• Tuesday, July 23, 2024
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MPC attendance, decisions, voting pattern and expectations for 2015 (2)

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The two external members appointed by the CBN governor, Doyin Salami and John Oshilaja, voted in similar pattern with the internal members. Conversely, however, the remaining three external members appointed by the president voted differently on some occasions. Abdul-Ganiyu Garba voted for interest rate increase four times and to maintain it three times. Shehu Yahaya voted for rate increase five times and to maintain it two times, while Chibuike Uche was more dovish, voting to increase rate only three times and to maintain it four times.

In 2012, the committee was more unanimous when compared to the previous year. With the exception of Abdul-Ganiyu Garba who voted for rate cut on one occasion, and to maintain it five times, all other members voted six times to maintain the rate at 12 percent. As was the case in 2012, all the members were unanimous in the six meetings held in 2013, voting not to increase the MPR. However, there was a strong minority voice with respect to the need for interest rate slash. From the five detailed communiqués released for the year (the minutes for the month of November 2013 did not contain members’ statements), Abdul-Ganiyu Garba voted three times for rate cut while Chibuike Uche voted five times for rate cut. Also, Shehu Yahaya voted two times for rate cut while one of the internal members, Danladi Kifasi, voted one time for rate cut. The case for interest rate cut was less compelling in 2014 as none of the members voted for a slash. The arguments were, however, centred on whether to maintain or increase the policy rate. The meeting in March 2014 was very close as five of the nine members present voted to maintain the MPR while four voted for increase. In particular, while four out of the five internal members voted for rate increase, one of them (a board member) aligned his vote with the external members, voting to maintain the policy rate. Overall, two external members, Abdul-Ganiyu Garba and Uche Chibuike, voted all six times to maintain the rate in 2014.

In general, the observed voting pattern by the internal and external members is not surprising. While the internal members and one of the external members appointed by the CBN governor have similar voting pattern, the external members appointed by the president voted differently in some cases. This observed pattern is similar to the findings of Niklas Potrafke (2012), who showed that the best predictor of minority voting is through the mode of appointment to the committee.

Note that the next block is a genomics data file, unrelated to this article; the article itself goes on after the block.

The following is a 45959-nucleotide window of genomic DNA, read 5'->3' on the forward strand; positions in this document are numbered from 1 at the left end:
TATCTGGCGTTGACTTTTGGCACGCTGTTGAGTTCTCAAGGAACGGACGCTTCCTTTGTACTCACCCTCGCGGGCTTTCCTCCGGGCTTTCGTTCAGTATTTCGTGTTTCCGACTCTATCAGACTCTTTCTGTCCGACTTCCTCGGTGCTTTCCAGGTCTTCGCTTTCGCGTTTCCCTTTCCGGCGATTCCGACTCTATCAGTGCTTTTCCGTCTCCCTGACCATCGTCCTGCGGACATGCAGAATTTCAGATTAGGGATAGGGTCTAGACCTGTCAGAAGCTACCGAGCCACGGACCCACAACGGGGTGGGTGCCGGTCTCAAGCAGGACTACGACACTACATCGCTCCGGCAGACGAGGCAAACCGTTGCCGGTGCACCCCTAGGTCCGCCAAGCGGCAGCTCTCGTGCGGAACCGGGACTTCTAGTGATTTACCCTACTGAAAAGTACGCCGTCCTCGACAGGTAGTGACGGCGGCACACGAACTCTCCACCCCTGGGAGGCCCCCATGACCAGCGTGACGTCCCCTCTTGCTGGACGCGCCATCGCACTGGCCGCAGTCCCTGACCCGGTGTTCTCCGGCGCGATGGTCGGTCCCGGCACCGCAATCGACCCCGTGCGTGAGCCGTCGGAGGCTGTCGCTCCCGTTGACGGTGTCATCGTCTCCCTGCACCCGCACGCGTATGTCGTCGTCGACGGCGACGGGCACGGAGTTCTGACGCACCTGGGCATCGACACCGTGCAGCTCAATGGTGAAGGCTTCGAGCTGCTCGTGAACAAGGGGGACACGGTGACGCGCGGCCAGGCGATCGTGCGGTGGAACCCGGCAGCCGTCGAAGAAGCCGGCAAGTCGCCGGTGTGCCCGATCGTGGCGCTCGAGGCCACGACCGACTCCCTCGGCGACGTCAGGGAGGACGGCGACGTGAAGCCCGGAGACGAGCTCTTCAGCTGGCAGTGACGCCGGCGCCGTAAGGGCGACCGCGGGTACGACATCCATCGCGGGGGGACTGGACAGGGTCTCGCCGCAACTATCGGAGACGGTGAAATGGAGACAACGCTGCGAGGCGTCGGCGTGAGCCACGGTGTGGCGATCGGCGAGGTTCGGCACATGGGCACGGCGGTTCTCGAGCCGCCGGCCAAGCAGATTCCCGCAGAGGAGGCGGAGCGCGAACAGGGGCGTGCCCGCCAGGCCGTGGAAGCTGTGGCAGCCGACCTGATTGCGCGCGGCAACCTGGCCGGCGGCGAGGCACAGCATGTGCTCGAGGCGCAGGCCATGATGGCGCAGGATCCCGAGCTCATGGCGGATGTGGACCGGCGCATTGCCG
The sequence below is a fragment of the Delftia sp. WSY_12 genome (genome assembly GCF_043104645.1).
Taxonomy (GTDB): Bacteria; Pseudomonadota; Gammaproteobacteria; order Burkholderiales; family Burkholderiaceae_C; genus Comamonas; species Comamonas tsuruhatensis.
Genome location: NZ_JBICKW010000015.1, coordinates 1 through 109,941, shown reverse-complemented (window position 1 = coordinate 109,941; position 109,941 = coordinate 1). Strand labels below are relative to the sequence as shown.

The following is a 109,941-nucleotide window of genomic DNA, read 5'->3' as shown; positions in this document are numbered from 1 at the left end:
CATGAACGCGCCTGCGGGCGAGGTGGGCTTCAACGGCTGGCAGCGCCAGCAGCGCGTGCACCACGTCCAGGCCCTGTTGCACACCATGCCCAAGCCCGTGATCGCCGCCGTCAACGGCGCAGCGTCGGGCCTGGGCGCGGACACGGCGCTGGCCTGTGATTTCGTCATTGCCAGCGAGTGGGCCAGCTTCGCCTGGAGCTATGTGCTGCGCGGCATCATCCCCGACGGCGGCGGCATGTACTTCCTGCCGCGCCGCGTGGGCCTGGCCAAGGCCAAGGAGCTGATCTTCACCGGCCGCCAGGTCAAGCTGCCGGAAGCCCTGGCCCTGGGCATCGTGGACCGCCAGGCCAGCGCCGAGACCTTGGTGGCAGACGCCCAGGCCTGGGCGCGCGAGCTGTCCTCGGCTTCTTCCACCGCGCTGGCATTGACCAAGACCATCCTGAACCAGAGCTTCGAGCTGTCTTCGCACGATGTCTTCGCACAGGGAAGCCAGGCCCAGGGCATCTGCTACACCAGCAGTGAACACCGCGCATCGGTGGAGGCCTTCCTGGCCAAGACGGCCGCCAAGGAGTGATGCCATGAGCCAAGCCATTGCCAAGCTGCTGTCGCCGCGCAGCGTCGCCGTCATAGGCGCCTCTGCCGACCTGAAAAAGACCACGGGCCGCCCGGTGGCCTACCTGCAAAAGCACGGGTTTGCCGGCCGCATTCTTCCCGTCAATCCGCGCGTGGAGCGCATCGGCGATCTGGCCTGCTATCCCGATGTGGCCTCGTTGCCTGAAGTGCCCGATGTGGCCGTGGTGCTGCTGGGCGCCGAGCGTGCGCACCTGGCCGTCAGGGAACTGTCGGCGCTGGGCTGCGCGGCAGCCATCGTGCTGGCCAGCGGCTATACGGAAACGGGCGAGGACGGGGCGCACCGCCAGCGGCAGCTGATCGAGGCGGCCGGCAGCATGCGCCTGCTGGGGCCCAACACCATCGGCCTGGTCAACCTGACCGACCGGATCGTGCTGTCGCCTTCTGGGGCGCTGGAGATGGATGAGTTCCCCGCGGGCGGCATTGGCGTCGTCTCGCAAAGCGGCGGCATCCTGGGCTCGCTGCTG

What then is the implication of the voting pattern of the MPC between 2011 and 2014 as well as the expectation for 2015? The implication is that the CBN attaches more weight to price and exchange rate stability and the voting pattern will continue to favour this trend given the numerical strength of the internal members as well as having at least one of the external members voting alike. Price and exchange rate stability are necessary ingredients for both public and private sector planning because of reduced volatilities. In addition, poorer people are protected more from higher inflation because of their cash holdings and dependence on labour income. Therefore, as long as there are threats to price stability, the voting pattern of the MPC will not be favourable to expansionary mode.

Threats to price and exchange rate stability can be minimized if constraints impeding productive economic activities are tackled. While we do not have control over exogenous factors like oil price decline and effects of some policies by developed economies (for example, the not-too-long tapering policy in the US), it is important that domestic challenges are addressed. Thus, irrespective of the outcome of the general elections, the government in power must continue to improve on provision of critical infrastructure while supportive fiscal policies are targeted at growth-enhancing sectors in order to boost inclusive economic growth, generate jobs and reduce unemployment. This implies that the real winners of the 2015 elections should be the Nigerian people through the dividends of democracy.

But what happens if oil pipelines vandalism and oil theft persist? What is the implication of continued sabotage of PHCN facilities? What happens if banks keep round-tripping in the foreign exchange market? What about the employer who does not remit deductions made from employees’ salaries to the pensions account? Why should a lackadaisical employee be expected to be paid at the end of the month? Why should the trader and market woman crave abnormal profit by creating artificial scarcity? The implication of all of these is inefficiency, high cost of doing business and economic slack.

For Nigeria to achieve sustainable growth and development, adherence to law must be our watchword. According to Governor Babatunde Fashola of Lagos State, if citizens and companies are law-abiding, government will spend less trying to enforce the law and the saved monies will be put into productive use. For citizens and companies to be law-abiding, governments at all levels must take the lead through transparency and accountability. As for the apex bank, its decisions over time reflect provision of section 2(a) of the CBN Act 2007 which stipulate that the principal objective shall be to ensure monetary and price stability.

MAXWELL EKOR